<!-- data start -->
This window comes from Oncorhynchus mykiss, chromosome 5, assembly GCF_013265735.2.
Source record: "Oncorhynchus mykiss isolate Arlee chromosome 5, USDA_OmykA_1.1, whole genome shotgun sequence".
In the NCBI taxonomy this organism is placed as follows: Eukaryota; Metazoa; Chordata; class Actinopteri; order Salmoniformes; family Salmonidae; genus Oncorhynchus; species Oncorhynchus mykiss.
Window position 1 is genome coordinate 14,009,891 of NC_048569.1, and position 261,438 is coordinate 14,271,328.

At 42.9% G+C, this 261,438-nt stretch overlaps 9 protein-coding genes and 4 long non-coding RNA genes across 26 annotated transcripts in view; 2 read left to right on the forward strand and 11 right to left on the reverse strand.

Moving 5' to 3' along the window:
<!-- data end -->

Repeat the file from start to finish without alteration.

This window comes from Oncorhynchus mykiss, chromosome 5, assembly GCF_013265735.2.
Source record: "Oncorhynchus mykiss isolate Arlee chromosome 5, USDA_OmykA_1.1, whole genome shotgun sequence".
In the NCBI taxonomy this organism is placed as follows: Eukaryota; Metazoa; Chordata; class Actinopteri; order Salmoniformes; family Salmonidae; genus Oncorhynchus; species Oncorhynchus mykiss.
Window position 1 is genome coordinate 14,009,891 of NC_048569.1, and position 261,438 is coordinate 14,271,328.

At 42.9% G+C, this 261,438-nt stretch overlaps 9 protein-coding genes and 4 long non-coding RNA genes across 26 annotated transcripts in view; 2 read left to right on the forward strand and 11 right to left on the reverse strand.

Moving 5' to 3' along the window: